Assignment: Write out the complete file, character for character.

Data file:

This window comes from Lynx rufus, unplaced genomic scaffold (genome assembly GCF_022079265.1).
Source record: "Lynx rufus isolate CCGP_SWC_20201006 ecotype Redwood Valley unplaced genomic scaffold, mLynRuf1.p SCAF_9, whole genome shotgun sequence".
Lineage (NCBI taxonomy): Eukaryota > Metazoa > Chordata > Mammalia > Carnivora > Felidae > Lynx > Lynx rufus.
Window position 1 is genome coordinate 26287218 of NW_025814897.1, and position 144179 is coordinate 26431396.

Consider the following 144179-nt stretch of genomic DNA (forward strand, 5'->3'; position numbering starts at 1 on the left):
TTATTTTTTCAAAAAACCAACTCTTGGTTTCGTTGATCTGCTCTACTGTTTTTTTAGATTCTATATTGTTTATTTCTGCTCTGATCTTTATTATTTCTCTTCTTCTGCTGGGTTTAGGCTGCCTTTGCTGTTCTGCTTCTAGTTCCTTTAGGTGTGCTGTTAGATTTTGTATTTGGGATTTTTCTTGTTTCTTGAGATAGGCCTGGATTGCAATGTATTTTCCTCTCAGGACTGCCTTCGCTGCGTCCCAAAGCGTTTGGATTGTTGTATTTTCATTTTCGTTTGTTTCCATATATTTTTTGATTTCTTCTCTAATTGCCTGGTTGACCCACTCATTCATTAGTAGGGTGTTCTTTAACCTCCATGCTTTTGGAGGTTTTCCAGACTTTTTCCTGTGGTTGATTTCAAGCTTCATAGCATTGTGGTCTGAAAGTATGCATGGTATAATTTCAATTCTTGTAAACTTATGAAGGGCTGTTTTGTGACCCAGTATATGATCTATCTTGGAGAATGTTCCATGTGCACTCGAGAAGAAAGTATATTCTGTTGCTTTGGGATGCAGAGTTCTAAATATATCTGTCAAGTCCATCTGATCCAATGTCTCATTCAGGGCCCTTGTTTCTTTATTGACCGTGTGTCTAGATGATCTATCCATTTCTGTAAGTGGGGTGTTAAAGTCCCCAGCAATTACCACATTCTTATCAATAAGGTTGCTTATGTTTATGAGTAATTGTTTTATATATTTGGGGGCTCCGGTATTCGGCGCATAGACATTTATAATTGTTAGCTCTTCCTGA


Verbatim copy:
This window comes from Lynx rufus, unplaced genomic scaffold (genome assembly GCF_022079265.1).
Source record: "Lynx rufus isolate CCGP_SWC_20201006 ecotype Redwood Valley unplaced genomic scaffold, mLynRuf1.p SCAF_9, whole genome shotgun sequence".
Lineage (NCBI taxonomy): Eukaryota > Metazoa > Chordata > Mammalia > Carnivora > Felidae > Lynx > Lynx rufus.
Window position 1 is genome coordinate 26287218 of NW_025814897.1, and position 144179 is coordinate 26431396.

Consider the following 144179-nt stretch of genomic DNA (forward strand, 5'->3'; position numbering starts at 1 on the left):
TTATTTTTTCAAAAAACCAACTCTTGGTTTCGTTGATCTGCTCTACTGTTTTTTTAGATTCTATATTGTTTATTTCTGCTCTGATCTTTATTATTTCTCTTCTTCTGCTGGGTTTAGGCTGCCTTTGCTGTTCTGCTTCTAGTTCCTTTAGGTGTGCTGTTAGATTTTGTATTTGGGATTTTTCTTGTTTCTTGAGATAGGCCTGGATTGCAATGTATTTTCCTCTCAGGACTGCCTTCGCTGCGTCCCAAAGCGTTTGGATTGTTGTATTTTCATTTTCGTTTGTTTCCATATATTTTTTGATTTCTTCTCTAATTGCCTGGTTGACCCACTCATTCATTAGTAGGGTGTTCTTTAACCTCCATGCTTTTGGAGGTTTTCCAGACTTTTTCCTGTGGTTGATTTCAAGCTTCATAGCATTGTGGTCTGAAAGTATGCATGGTATAATTTCAATTCTTGTAAACTTATGAAGGGCTGTTTTGTGACCCAGTATATGATCTATCTTGGAGAATGTTCCATGTGCACTCGAGAAGAAAGTATATTCTGTTGCTTTGGGATGCAGAGTTCTAAATATATCTGTCAAGTCCATCTGATCCAATGTCTCATTCAGGGCCCTTGTTTCTTTATTGACCGTGTGTCTAGATGATCTATCCATTTCTGTAAGTGGGGTGTTAAAGTCCCCAGCAATTACCACATTCTTATCAATAAGGTTGCTTATGTTTATGAGTAATTGTTTTATATATTTGGGGGCTCCGGTATTCGGCGCATAGACATTTATAATTGTTAGCTCTTCCTGA